I SAW AIKA & ROSE twice last weekend: Once on opening night, and once again on Sunday, because the producers begged me. "We've updated it!" they said... and they totally had. Outworld Theater's "supernatural star-crossed teen lesbian love story" had earned my nod on Thursday, but on Sunday it brought me neck tingles and tears. The narrative arc had gotten much steeper; the players were more present and natural. "Oh my god, Aika's mom, please just let them be in love," I silently rooted, much more fervently than the first time.

When the titular teens meet in their "two stoplight" town, Rose is a lifer and Aika and her mother, Momoko, have just arrived. Aika and Rose fall in love over (almost impossibly) precious activities like hopscotch, bike riding, and picnic-blanket sitting, culminating in a first kiss that Aika moons about in her diary. Her mother, meanwhile, is a staunch and superstitious Japanese traditionalist whose views are explained by a kimono-wearing spirit guide, the goddess Benzaiten. She finds the diary and worries that Aika's homosexual leanings will summon evil spirits—and this becomes a self-fulfilling prophecy when the flak she flips her daughter does conjure an "oni," a demon who possesses Aika into a deep depressive trance. Rose attempts to revive her (girl)friend and reason with Momoko, and... I'm not telling the rest.

To call Aika & Rose a "musical" may be an understatement. This crew weighs in so heavily on the music side of the music-theater continuum that they basically break the scale. Amanda Spring, who stars as Rose and co-wrote the production, has been pivotal in the band Point Juncture, WA, fronted ioa, and recently joined Sallie Ford; Sara Hernandez currently sings in Fault Lines, formerly of the Angry Orts; Ben Barnett is best known for his longtime band Kind of Like Spitting—and before that, he was a Thermal. In their bios, the players list more than a dozen different affiliated bands.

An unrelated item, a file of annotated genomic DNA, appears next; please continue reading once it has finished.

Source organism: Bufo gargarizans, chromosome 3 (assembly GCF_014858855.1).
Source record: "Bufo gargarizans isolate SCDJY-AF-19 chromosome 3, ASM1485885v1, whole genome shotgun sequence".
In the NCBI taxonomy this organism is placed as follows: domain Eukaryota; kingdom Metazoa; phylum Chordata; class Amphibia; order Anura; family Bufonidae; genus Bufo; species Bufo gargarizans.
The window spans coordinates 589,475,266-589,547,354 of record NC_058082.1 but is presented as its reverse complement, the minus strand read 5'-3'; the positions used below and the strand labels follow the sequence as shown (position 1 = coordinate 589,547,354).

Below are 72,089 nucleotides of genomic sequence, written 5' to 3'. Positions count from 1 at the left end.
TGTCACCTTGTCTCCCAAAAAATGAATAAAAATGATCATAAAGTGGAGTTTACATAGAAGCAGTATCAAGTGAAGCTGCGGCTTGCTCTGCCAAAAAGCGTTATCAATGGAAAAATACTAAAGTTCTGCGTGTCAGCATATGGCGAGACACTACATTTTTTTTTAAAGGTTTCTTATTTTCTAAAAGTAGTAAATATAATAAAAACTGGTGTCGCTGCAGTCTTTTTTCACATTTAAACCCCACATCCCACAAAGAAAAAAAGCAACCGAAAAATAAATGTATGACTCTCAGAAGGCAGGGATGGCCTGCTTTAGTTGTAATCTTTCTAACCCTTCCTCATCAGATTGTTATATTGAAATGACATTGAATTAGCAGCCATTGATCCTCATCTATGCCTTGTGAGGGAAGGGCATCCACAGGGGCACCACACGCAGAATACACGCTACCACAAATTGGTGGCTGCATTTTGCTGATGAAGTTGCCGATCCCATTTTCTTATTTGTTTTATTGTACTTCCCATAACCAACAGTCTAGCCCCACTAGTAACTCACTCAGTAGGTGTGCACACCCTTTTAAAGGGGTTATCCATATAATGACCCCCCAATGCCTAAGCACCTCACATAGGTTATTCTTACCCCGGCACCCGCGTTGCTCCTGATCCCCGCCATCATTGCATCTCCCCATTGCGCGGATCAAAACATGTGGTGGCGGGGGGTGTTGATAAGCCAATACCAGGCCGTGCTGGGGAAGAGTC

Only one instrument—the stage—has so far eluded the group's mastery, making the "theater" side of the production (at least initially) an overreach. On opening night, sound system troubleshooting pushed back the show 40 minutes or so; Sunday, projector problems caused an even longer delay. (They ended up proceeding sans projections, an unexpected improvement.) The footage of country roads and window curtains had actually been distracting, like a TV left on during a conversation. Without it, actors cast massive, spooky shadows on a white screen. Spirit-world characters Benzaiten and Oni especially flourished in this light. "Those projections may have been like Dumbo's feather," says Tai Carmen, Spring's co-writer and co-star who plays Aika. "We didn't actually need them." Agreed.

After all that, I believe the show's finally good to go, and will continue to get better. Now: How do I reconcile my enjoyment of the story and songs with my obligation to acknowledge Outworld's theater-tech faux pas? I propose re-categorization. Can we align this show with the Fertile Ground Festival, where fledgling efforts are already in the air? And can we call this first stint of shows what they actually were: preview performances? C'mon, Mom, just let me be in love.

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